The Southern Poverty Law Center (SPLC) released a new report called Injustice on our Plates: Immigrant Women in the U.S. Food Industry which looks at the conditions under which immigrant women work. It documents and personalizes the stories of women who have made the dangerous journey to the U.S. seeking a better life for themselves and their families, only to end up working long hours under extremely difficult and dangerous conditions.
Entering the U.S. surreptitiously is extremely difficult for anyone, but particularly for vulnerable women crossing alone or with small children. According to SPLC, some academics and humanitarian organizations estimate that as many as six out of 10 women and girls experience some sort of sexual violence during the journey. Some do not make it at all. In the five-year period from FY2000 to FY2004, border officers recovered the remains of an average of 61 migrant women a year along the 1,952-mile Southwestern border. In the latest five-year period — from FY2005 to FY2009 — that number jumped to 77.
Many of the women who make it to the U.S. safely are confronted with the horrendous working and living conditions made possible because of the existence of a group of vulnerable, desperate, and disposable workers. Many of the women interviewed complained about the difficulty supporting their families when they make minimum wage, or even less, and wage theft is common. To earn their meager wages, immigrant women perform hard physical labor and have few rights or protections.
Working in the fields can be backbreaking, and workers are exposed to dangerous pesticides. An interview with Isabel, who picked strawberries, revealed:
Working in these fields takes a physical toll. At times, Isabel must spend whole days hunched over. In addition, we “have a lot of hand movement and use big scissors to cut the little branches and cutters for the big branches.” At the end of the day, the pain can be numbing, Isabel says. “Sometimes I don’t feel my hands. I feel like an animal bit me. I have a pulsing in my arms, and I feel the pain when I sleep. It’s like biting me. It’s intolerable the pain, from using the scissors so much.” She also suffers from headaches from the pesticides. “It’s such a strong smell,” she says. “When I start to breathe that in, my head starts to hurt, and I feel nauseated.”
Work in meat processing plants is also extremely dangerous, and few workers have access to safety equipment. Workers become crippled by the strenuous and repetitive motions of the work. Many of the female workers reported being restricted from using the restroom, while others spoke of sexual abuse, and discrimination against pregnancy. According to SPLC:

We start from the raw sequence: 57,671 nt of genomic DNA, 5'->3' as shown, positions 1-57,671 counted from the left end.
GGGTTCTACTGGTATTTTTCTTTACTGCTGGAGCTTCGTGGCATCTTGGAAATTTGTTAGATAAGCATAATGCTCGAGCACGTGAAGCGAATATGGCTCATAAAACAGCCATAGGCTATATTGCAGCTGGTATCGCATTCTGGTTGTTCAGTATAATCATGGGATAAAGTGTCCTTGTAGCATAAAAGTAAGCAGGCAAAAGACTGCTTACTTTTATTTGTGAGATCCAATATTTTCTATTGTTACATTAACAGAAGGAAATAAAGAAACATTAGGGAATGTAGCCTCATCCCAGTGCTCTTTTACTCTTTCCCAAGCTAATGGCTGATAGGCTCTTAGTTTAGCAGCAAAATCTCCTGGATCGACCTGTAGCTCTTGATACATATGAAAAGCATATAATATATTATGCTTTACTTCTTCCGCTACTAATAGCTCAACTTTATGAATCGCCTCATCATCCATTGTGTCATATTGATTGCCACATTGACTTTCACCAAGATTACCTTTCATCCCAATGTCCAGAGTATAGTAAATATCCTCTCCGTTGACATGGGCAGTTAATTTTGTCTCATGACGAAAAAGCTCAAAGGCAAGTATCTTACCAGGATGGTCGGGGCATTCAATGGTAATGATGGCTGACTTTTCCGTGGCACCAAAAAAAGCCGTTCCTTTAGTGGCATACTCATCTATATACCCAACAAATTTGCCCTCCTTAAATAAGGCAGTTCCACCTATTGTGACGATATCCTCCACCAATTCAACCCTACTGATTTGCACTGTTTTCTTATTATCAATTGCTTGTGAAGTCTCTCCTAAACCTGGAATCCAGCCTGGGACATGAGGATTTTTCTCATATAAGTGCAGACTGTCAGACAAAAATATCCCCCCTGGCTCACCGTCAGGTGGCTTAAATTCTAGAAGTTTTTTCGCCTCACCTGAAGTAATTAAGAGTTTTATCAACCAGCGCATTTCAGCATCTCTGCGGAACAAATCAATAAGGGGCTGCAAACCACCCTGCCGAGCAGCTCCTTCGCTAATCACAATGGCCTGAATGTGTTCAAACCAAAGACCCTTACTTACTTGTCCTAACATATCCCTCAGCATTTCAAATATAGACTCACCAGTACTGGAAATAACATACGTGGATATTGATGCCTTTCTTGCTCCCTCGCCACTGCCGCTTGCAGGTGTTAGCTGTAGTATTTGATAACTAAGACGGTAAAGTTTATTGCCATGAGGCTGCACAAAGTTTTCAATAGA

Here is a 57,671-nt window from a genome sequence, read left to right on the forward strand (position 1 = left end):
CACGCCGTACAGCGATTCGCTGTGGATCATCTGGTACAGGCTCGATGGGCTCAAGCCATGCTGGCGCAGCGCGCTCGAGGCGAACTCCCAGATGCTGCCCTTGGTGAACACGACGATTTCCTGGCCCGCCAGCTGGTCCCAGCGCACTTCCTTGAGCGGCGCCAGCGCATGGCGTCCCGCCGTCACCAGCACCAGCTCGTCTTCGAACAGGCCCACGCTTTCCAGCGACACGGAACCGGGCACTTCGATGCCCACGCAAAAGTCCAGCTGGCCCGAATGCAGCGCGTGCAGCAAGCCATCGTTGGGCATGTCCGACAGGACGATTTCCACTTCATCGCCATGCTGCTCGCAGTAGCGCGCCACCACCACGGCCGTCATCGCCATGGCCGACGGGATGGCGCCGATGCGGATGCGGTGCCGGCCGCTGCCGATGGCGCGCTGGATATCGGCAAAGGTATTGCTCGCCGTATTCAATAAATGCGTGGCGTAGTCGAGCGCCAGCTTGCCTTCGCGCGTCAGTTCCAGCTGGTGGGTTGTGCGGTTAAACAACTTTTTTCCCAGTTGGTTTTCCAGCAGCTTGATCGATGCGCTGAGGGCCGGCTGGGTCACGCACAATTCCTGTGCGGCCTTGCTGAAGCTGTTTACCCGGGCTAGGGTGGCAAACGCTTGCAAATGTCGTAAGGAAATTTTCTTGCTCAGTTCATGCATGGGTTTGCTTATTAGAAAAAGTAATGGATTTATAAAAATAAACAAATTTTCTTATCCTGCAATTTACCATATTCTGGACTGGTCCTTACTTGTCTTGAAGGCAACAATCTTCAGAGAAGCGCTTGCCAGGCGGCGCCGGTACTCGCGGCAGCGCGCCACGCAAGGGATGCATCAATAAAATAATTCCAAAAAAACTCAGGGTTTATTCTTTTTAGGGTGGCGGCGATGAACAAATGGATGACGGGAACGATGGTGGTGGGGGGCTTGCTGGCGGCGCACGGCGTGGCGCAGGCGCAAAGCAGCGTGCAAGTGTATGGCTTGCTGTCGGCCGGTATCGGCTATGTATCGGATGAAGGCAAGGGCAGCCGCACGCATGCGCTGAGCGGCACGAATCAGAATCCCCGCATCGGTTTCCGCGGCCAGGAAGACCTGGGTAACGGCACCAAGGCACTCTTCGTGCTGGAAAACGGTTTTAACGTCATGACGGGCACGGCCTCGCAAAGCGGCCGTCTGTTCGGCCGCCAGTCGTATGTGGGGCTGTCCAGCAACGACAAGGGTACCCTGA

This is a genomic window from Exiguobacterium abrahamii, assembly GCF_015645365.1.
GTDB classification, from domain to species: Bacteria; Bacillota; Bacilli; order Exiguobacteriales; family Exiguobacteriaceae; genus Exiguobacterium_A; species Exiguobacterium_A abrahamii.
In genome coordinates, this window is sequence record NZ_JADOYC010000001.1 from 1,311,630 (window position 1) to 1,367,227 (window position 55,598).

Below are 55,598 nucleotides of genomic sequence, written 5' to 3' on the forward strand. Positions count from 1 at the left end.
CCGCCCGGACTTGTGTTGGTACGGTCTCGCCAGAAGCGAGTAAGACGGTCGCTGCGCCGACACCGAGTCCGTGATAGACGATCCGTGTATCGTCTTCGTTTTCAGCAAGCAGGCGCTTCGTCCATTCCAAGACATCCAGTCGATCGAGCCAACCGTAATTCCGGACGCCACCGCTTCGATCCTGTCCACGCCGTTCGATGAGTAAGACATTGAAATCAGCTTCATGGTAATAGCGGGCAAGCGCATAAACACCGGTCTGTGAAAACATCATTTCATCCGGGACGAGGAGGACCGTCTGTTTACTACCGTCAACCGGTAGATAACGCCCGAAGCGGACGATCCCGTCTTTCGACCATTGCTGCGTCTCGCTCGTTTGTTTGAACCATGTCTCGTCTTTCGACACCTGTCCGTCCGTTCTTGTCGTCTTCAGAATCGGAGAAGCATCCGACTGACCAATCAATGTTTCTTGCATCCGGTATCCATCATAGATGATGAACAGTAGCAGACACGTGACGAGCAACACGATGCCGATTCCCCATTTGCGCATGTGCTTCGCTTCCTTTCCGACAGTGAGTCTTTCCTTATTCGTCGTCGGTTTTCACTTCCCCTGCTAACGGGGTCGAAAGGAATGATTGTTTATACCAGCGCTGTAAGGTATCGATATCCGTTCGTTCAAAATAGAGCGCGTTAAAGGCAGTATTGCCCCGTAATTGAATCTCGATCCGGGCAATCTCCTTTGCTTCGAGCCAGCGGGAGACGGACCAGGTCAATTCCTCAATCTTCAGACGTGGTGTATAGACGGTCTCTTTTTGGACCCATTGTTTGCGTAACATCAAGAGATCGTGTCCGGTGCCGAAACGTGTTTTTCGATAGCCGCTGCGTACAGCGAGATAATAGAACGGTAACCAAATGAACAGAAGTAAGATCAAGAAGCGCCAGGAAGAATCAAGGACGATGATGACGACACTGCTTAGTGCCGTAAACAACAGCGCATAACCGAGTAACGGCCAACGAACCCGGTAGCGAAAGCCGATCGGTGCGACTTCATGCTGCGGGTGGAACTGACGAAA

The women are even more vulnerable in the workplace than their male counterparts. They are often the primary caregivers for children, making them less likely to assert their rights for fear of being fired or, worse, being deported and separated from their families. And because of their fear of being reported to immigration authorities, they are reluctant to report wage violations, sexual violence or gender discrimination, or to take legal action to stop it.
How are these conditions allowed to exist in the U.S.? SPLC notes that farmworkers are the least protected workers in America. They were specifically excluded from labor laws passed during the New Deal era, and today are not eligible for workers compensation in many states, and are not entitled to overtime pay or minimum wage under federal law. They are excluded from many state health and safety laws, and even child labor laws do not apply in some cases. Furthermore, farmworkers also are not covered by the National Labor Relations Act (NLRA).
Every day, Americans are benefitting from the hard work of these immigrant women who work to put inexpensive food on our tables. In one hour “Rosa” cleans and debones enough chicken breasts to sell for $900, but she earns $6.25 for that hour of work. Another immigrant woman makes $2.50 for every tray of grape tomatoes she picks. During a good 12-hour workday, she gathers a dozen trays, about 300 pounds. That’s $30 a day – far less than minimum wage. Yet her one-day tomato harvest retails for as much as $1,000.
Americans could spend a tiny bit more on food and increase workers’ earnings. However, there is much resistance, and ultimately large companies who do not want to pay more can buy imported food rather than pay higher prices for U.S. food.
Perhaps more importantly, measures could be taken to ensure that undocumented workers receive the same protections as other workers, leaving them far less vulnerable. The SPLC report ends with recommendations for the Department of Homeland Security, Congress, the Department of Labor and other federal agencies who could take actions to improve the lives of the immigrant workers who produce our food.
Passage of comprehensive immigration reform legislation tops the list, of course. Ultimately, all workers need to be on a level playing field which starts with obtaining legal status, and the immigration system must provide a way for needed workers to work in the U.S. legally and be protected by employment and labor laws.
Republished with permission from Immigration Impact.
Photo by PNASH